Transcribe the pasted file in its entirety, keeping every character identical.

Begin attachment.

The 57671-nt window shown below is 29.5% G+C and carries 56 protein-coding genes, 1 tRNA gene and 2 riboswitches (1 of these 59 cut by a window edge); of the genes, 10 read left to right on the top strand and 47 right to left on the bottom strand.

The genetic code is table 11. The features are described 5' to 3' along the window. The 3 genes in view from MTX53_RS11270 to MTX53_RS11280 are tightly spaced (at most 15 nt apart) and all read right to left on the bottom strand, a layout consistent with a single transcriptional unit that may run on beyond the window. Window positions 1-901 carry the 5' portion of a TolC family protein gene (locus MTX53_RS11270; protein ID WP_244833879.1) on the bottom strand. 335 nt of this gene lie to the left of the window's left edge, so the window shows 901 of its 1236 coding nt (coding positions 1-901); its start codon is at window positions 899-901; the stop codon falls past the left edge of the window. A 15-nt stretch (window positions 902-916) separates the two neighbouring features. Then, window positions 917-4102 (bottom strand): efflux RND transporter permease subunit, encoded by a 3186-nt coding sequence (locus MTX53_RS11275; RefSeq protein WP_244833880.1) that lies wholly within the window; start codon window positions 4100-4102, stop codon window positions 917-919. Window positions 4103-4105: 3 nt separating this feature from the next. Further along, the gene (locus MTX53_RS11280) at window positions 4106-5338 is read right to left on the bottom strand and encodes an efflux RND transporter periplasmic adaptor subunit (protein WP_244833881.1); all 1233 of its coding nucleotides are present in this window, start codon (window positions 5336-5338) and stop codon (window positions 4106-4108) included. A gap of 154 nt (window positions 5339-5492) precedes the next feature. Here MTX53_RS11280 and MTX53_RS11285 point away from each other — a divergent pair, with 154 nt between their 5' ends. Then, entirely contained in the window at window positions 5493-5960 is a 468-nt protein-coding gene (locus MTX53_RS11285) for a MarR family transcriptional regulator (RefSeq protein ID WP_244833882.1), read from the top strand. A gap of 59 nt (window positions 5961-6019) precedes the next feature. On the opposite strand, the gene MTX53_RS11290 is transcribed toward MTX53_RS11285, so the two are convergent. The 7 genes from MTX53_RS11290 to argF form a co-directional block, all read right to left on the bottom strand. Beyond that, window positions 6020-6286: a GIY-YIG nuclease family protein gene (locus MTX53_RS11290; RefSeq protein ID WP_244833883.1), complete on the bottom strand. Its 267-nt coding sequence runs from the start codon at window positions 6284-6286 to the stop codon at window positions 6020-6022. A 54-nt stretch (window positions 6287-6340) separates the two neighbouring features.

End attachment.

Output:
The 57671-nt window shown below is 29.5% G+C and carries 56 protein-coding genes, 1 tRNA gene and 2 riboswitches (1 of these 59 cut by a window edge); of the genes, 10 read left to right on the top strand and 47 right to left on the bottom strand.

The genetic code is table 11. The features are described 5' to 3' along the window. The 3 genes in view from MTX53_RS11270 to MTX53_RS11280 are tightly spaced (at most 15 nt apart) and all read right to left on the bottom strand, a layout consistent with a single transcriptional unit that may run on beyond the window. Window positions 1-901 carry the 5' portion of a TolC family protein gene (locus MTX53_RS11270; protein ID WP_244833879.1) on the bottom strand. 335 nt of this gene lie to the left of the window's left edge, so the window shows 901 of its 1236 coding nt (coding positions 1-901); its start codon is at window positions 899-901; the stop codon falls past the left edge of the window. A 15-nt stretch (window positions 902-916) separates the two neighbouring features. Then, window positions 917-4102 (bottom strand): efflux RND transporter permease subunit, encoded by a 3186-nt coding sequence (locus MTX53_RS11275; RefSeq protein WP_244833880.1) that lies wholly within the window; start codon window positions 4100-4102, stop codon window positions 917-919. Window positions 4103-4105: 3 nt separating this feature from the next. Further along, the gene (locus MTX53_RS11280) at window positions 4106-5338 is read right to left on the bottom strand and encodes an efflux RND transporter periplasmic adaptor subunit (protein WP_244833881.1); all 1233 of its coding nucleotides are present in this window, start codon (window positions 5336-5338) and stop codon (window positions 4106-4108) included. A gap of 154 nt (window positions 5339-5492) precedes the next feature. Here MTX53_RS11280 and MTX53_RS11285 point away from each other — a divergent pair, with 154 nt between their 5' ends. Then, entirely contained in the window at window positions 5493-5960 is a 468-nt protein-coding gene (locus MTX53_RS11285) for a MarR family transcriptional regulator (RefSeq protein ID WP_244833882.1), read from the top strand. A gap of 59 nt (window positions 5961-6019) precedes the next feature. On the opposite strand, the gene MTX53_RS11290 is transcribed toward MTX53_RS11285, so the two are convergent. The 7 genes from MTX53_RS11290 to argF form a co-directional block, all read right to left on the bottom strand. Beyond that, window positions 6020-6286: a GIY-YIG nuclease family protein gene (locus MTX53_RS11290; RefSeq protein ID WP_244833883.1), complete on the bottom strand. Its 267-nt coding sequence runs from the start codon at window positions 6284-6286 to the stop codon at window positions 6020-6022. A 54-nt stretch (window positions 6287-6340) separates the two neighbouring features.